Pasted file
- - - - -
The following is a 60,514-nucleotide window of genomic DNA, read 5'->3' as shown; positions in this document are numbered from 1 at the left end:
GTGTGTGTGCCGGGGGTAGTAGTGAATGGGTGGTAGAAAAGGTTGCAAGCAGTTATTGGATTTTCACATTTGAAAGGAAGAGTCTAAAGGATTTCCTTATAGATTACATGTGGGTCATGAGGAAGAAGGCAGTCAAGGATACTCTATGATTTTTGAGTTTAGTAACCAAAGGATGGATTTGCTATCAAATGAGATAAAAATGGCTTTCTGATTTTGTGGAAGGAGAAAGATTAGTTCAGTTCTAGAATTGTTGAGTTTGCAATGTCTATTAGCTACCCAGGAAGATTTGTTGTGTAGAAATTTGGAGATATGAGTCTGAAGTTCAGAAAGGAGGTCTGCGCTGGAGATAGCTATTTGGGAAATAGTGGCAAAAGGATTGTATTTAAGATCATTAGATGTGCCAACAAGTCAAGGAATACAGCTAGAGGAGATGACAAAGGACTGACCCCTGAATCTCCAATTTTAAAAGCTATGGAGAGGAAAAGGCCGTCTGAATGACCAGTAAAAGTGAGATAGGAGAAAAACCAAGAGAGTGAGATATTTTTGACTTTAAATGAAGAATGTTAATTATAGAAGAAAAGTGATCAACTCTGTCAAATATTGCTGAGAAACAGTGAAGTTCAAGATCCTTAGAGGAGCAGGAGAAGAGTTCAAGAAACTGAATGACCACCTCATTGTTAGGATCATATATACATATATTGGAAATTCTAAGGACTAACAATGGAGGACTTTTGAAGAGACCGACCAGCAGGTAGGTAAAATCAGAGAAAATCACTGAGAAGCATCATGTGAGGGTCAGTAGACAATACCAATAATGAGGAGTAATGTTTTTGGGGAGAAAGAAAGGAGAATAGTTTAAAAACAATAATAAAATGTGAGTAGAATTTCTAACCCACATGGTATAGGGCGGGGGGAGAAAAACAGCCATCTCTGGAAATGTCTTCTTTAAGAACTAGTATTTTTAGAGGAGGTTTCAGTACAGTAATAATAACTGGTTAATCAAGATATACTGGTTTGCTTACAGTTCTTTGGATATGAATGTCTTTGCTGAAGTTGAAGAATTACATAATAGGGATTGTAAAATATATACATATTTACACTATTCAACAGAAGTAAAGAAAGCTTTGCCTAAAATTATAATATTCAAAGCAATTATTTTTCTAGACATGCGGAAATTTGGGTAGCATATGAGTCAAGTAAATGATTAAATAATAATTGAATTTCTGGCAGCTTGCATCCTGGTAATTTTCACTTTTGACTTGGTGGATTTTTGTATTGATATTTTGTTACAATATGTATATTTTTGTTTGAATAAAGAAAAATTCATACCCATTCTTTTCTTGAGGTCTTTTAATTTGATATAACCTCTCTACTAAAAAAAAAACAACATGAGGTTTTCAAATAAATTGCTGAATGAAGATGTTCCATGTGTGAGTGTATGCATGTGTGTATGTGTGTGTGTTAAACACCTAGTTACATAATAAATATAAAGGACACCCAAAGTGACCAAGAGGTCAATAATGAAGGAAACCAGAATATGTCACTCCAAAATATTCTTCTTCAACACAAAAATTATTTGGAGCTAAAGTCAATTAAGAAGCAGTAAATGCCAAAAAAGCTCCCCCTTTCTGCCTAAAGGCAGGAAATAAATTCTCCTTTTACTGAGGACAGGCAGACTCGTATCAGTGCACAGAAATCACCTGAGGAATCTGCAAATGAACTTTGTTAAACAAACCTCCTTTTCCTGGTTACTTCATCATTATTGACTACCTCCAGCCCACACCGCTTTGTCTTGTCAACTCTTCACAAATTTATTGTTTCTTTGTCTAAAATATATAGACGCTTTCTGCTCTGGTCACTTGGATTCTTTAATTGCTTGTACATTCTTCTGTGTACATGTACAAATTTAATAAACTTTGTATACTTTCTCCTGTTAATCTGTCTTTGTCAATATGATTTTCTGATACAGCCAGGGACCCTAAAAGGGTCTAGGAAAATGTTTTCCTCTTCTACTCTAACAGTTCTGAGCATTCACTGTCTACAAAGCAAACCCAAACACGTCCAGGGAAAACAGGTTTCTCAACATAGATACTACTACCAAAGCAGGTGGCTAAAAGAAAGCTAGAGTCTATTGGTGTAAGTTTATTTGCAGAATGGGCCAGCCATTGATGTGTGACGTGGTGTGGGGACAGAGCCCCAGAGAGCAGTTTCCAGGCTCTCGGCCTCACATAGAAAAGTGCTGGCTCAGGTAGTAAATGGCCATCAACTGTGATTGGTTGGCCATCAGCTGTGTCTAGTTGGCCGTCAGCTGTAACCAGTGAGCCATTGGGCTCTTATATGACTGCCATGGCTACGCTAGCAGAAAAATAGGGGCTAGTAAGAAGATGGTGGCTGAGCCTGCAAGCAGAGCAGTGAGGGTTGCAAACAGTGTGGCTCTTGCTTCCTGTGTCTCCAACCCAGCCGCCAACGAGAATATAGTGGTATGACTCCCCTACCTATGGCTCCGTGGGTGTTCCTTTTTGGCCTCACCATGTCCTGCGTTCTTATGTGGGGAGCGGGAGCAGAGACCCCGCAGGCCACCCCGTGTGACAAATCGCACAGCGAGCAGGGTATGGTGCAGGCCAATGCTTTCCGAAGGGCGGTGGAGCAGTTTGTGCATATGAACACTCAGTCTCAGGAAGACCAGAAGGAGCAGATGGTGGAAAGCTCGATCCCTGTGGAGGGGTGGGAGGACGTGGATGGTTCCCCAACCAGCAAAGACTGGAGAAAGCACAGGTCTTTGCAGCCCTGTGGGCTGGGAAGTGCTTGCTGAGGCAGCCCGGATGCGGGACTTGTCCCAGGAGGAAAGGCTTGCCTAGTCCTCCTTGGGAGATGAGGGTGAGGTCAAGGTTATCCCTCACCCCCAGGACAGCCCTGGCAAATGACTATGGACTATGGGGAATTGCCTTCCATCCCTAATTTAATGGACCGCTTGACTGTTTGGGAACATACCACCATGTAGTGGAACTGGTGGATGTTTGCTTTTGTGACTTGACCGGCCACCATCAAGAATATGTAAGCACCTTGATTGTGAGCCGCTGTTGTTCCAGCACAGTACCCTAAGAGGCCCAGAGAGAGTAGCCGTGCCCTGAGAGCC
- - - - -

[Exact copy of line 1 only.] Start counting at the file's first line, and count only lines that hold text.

The following is a 60,514-nucleotide window of genomic DNA, read 5'->3' as shown; positions in this document are numbered from 1 at the left end: